I spend some time remembering what we were trying to do. The reason for building to src was that we identified that for some WordPress contributors, having to run a watch task to make PHP changes would be a non-starter. I now think that we made a mistake, but that it might have been right within the thinking of that time. Having build & src is too confusing, I even have trouble recalling how it works, which is not a good sign.

So fundamentally, a proper solution would have one folder to run from.

Different approaches
This 'proper solution' results in a philosophical conflict. The WordPress PHP has long had a philosophy of zero-installs. Cloning the repository means it works. The JavaScript world has long had a philosophy of having a build step before it works. I used to be a sole proponent of lean and mean repositories. Only commit the absolute necessities and have a build step producing pristine artifacts that can be run.

My current understanding is that both are a tradeoff with different qualities. The package manager Yarn has recognised this and supports zero-installs very well now: https://yarnpkg.com/features/pnp#fixing-node_modules. "The generated .pnp.js file can be committed to your repository as part of the Zero-Installs effort, removing the need to run yarn install in the first place."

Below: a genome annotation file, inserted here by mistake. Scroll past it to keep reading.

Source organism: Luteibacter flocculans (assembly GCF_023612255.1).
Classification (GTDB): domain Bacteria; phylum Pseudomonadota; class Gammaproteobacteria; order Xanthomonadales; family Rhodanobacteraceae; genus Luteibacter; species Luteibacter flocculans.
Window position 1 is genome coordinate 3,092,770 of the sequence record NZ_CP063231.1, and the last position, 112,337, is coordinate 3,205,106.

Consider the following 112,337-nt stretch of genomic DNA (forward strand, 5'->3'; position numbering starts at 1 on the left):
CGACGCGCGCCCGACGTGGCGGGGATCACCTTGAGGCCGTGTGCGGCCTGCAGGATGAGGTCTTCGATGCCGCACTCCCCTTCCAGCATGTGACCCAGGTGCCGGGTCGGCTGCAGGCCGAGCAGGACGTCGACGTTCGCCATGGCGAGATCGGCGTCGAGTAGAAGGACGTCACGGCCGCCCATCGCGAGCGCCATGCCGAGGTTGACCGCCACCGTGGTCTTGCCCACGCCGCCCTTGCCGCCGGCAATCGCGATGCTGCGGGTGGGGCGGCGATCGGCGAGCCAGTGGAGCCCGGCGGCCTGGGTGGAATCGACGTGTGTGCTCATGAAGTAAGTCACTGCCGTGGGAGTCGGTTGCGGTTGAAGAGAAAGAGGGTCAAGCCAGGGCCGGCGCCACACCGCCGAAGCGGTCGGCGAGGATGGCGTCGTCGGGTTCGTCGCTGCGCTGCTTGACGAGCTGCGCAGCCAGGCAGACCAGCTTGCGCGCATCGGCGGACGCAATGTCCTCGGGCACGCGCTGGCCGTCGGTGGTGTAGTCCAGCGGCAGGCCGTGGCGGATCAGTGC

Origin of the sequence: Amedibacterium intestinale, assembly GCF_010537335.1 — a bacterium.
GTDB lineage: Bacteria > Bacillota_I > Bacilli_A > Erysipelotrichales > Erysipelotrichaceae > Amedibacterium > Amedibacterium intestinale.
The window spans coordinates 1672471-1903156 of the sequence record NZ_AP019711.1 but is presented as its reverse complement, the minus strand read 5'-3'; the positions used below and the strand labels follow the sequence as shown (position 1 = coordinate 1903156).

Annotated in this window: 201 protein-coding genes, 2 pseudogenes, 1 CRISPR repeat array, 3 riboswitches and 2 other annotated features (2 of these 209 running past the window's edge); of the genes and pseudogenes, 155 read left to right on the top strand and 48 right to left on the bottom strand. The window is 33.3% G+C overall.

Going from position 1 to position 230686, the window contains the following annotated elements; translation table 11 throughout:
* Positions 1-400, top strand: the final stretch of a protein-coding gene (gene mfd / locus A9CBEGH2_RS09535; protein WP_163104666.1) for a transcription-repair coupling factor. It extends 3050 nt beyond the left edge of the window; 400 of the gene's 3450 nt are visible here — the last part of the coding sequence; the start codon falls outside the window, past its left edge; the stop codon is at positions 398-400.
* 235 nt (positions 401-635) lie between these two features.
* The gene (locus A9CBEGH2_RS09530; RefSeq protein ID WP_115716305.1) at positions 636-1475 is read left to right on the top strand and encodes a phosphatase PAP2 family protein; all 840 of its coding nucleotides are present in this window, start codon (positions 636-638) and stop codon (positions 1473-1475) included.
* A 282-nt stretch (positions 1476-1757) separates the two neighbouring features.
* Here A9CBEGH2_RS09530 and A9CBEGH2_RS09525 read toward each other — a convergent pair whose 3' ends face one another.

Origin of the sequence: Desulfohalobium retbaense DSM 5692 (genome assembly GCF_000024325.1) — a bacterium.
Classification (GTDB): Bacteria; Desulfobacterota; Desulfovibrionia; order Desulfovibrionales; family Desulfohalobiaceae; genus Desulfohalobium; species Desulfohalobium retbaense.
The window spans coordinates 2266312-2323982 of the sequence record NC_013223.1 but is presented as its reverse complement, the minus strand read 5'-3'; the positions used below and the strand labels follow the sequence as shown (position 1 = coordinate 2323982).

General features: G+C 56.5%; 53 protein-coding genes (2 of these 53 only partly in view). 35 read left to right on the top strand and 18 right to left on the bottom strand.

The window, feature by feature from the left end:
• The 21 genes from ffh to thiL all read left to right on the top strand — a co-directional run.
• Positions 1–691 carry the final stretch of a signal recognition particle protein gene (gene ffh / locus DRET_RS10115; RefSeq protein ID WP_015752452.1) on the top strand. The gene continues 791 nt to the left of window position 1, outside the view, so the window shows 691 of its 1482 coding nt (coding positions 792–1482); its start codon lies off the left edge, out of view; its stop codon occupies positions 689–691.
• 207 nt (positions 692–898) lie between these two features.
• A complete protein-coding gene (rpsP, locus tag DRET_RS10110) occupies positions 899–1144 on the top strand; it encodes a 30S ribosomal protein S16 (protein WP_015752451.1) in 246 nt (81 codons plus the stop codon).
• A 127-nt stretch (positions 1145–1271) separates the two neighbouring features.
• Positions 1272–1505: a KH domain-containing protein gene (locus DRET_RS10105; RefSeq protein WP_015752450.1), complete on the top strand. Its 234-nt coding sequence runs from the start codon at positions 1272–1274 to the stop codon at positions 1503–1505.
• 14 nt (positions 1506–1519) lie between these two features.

It is not for me to say, but I have a feeling that zero-installs fit better with WordPress's philosophies. Zero-installs are decidedly more accessible as they require less tooling on the part of a new contributor. But it might be that that ship has sailed with Gutenberg.

Having said all that, I think @azaozz's proposal is a proper band-aid as long as the performance is acceptable. So 👍🏻 for simply doing that.

#5 @iandunn
5 weeks ago

That's really insightful, thanks! I hadn't heard about Zero Installs before, but I think that's a really interesting idea. I'm wondering if something like this would work:

  • Remove the build/ folder entirely.
  • All .php files in src/ stay the same. There's no longer a need to copy them over to build/.
  • Keep src/js the way it is